I have a small obsession with rhubarb. Whether it’s in a pie, tart or crumble I love it but that wasn’t always the case. For years I was leery of rhubarb for its similarities to celery, which I hate. I feared it would be stringy and flavorless; the bane of salads and soups alike. How wrong I was.
Rhubarb is intensely sour and when cooked breaks down in to the most luscious, soft texture. I love its tangy flavor that make you pucker. It livens up a dessert and cuts through cloying sweetness. Strawberries are the perfect companion to rhubarb for their mild sweetness without adding a ton of extra sugar.
Dessert isn’t the only place you can find rhubarb. I’ve seen recipes that use it as a substitute for lemons in savory dishes, even salsas and relishes. I’ve even seen it used in lemonade to add a pretty pink hue to the refreshing drink.
Give this herbaceous recipe a try instead of the usual strawberry rhubarb pie this spring. You won’t regret it.
If you’re not a fan or can’t find tarragon, try a bit of rosemary or mint instead. The herbs add an elegant aroma to this twist on the French classic.
As always, you can find the original to this recipe and more on my Scottsdale Living Pinterest page.
Strawberry Rhubarb Tarragon Tart Tatin
2 and 1/2 cups flour
1/2 teaspoon salt
1 teaspoons sugar
1 cup butter, cold and hard
1 teaspoon cider vinegar
5-8 tablespoons water, cold
Strawberry Rhubarb & Tarragon Filling
3 tablespoons butter
1/3 cup sugar
1 teaspoon water
12 large strawberries, halved with caps removed
1 and 1/3 generous cups rhubarb cut into 1-inch pieces (frozen works as well)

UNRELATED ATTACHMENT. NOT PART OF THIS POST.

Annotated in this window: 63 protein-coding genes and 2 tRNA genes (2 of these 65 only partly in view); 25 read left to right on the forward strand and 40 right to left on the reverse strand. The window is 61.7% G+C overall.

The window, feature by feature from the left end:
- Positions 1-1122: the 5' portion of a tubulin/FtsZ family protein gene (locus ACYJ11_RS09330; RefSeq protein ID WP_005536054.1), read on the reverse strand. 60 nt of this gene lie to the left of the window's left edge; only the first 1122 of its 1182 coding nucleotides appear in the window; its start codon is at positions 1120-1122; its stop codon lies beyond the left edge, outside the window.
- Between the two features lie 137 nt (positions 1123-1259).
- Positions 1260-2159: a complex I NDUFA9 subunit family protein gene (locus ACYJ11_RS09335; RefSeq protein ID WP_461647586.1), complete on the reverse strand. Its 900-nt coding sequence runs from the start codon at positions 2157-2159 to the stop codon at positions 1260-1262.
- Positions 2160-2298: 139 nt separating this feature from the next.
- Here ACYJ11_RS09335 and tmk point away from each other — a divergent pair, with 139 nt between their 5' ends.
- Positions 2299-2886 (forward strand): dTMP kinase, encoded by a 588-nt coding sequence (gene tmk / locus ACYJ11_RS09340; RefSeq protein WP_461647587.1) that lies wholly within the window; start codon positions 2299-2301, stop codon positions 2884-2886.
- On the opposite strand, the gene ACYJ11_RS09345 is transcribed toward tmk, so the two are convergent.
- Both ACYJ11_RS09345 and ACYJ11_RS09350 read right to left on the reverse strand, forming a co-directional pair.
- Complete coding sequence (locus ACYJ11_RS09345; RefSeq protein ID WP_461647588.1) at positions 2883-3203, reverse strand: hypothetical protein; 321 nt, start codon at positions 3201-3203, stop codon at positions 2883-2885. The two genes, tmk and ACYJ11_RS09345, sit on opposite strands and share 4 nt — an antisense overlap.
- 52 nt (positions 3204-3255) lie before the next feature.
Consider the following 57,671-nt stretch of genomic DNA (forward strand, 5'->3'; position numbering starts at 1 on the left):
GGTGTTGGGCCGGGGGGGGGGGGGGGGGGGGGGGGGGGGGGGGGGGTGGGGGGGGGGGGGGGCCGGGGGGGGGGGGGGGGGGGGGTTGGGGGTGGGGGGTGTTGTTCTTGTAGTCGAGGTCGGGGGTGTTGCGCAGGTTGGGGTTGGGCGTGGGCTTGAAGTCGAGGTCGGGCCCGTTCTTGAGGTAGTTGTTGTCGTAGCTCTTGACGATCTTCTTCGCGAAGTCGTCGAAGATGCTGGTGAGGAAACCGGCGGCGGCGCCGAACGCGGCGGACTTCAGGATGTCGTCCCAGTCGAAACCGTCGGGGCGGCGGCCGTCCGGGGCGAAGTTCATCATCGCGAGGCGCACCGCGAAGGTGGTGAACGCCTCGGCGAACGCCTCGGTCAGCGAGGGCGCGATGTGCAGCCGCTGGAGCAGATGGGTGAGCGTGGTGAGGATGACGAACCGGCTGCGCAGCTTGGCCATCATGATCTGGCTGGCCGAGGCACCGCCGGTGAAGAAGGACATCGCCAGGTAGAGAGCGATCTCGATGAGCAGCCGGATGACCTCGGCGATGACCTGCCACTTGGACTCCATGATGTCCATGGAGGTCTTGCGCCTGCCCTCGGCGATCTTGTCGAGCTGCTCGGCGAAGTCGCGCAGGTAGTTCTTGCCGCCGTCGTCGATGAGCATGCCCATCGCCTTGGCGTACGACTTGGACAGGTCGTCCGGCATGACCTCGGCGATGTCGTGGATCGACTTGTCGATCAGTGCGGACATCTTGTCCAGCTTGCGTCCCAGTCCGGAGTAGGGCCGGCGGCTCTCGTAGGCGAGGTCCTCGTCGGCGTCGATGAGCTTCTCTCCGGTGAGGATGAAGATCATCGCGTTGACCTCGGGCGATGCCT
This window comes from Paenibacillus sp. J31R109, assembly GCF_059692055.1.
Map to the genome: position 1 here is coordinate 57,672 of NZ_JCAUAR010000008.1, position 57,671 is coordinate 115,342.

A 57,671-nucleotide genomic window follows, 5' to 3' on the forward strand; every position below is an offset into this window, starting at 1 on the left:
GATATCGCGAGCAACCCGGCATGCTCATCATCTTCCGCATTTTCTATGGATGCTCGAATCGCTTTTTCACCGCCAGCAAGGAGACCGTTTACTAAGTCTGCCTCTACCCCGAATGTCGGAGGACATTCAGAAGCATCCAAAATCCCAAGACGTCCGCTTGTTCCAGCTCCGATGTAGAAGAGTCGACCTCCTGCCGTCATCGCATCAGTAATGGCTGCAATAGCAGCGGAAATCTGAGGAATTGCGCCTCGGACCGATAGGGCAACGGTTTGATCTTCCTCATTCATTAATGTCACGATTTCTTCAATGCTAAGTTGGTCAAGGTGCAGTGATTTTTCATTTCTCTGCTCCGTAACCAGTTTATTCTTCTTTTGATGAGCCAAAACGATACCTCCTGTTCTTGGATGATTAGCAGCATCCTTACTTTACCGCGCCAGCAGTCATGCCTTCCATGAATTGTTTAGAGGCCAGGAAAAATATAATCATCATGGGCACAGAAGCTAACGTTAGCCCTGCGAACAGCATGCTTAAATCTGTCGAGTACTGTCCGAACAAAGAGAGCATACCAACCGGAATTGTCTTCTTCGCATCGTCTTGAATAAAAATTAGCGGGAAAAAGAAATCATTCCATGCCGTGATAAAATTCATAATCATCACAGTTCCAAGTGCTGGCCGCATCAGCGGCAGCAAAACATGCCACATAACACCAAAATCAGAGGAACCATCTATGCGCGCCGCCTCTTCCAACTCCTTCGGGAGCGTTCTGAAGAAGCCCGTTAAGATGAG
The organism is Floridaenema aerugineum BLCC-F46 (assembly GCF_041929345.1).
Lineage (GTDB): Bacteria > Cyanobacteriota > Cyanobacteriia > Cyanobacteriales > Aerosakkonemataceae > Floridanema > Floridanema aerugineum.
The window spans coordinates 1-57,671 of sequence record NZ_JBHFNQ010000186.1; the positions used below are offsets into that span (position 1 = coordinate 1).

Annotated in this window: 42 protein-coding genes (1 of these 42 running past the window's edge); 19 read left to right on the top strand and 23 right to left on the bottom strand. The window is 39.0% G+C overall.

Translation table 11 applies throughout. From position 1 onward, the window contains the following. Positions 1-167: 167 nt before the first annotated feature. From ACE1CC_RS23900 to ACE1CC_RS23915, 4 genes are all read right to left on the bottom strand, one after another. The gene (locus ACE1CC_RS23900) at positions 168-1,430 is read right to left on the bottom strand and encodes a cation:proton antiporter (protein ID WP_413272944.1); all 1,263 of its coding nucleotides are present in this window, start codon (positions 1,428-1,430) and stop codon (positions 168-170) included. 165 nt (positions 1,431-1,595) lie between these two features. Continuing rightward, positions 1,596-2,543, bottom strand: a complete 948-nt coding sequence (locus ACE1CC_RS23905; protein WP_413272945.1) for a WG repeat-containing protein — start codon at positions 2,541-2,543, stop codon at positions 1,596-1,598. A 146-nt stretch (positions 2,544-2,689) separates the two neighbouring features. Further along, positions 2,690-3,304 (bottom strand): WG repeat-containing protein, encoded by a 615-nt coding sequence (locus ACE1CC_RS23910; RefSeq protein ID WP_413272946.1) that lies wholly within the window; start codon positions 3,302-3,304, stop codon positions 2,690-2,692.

2 tablespoons sugar
1 teaspoon fresh tarragon, finely chopped
Begin by preparing the crust. In a large bowl combine all of the dry ingredients. Grate the butter on the largest hole setting of your grater over the bowl, mixing to coat the butter shards in the flour mixture every 10 seconds or so. Add the cider vinegar and 5 tablespoons of water and mix the dough. If it stays in a clump when you squeeze it in your hand, it has enough water, if it falls apart, add more water until it stays together. Shape the dough into a ball and roll it out into a 1/2 inch thick disc. Cover with plastic wrap and refrigerate.
Preheat the oven to 425 degrees Fahrenheit. To make the filling, heat the sugar, butter, and water in a roughly 8-inch skillet over medium heat for 8 minutes, or until the sugar has caramelized and the mixture is bubbling. Add the strawberries and rhubarb and sprinkle the remaining sugar over the top. Simmer for 20-30 minutes over medium-low heat. Remove from the stovetop and stir in 1 teaspoon of the tarragon, then sprinkle with the cinnamon. Place the crust over the skillet, quickly tucking it down into the pan around the edges of the filling. Cut three 1-inch slits in the top to allow heat to escape before placing it in the oven.
Bake for 20-25 minutes of until the top of the crust is golden. Remove from the oven and allow to cool for 20 minutes before attempting to flip the pan over onto the serving plate. Once flipped, gently remove the pan to display the filling inside. Sprinkle with the remaining tarragon and allow the tart tartin to continue to cool for 30 minutes before serving.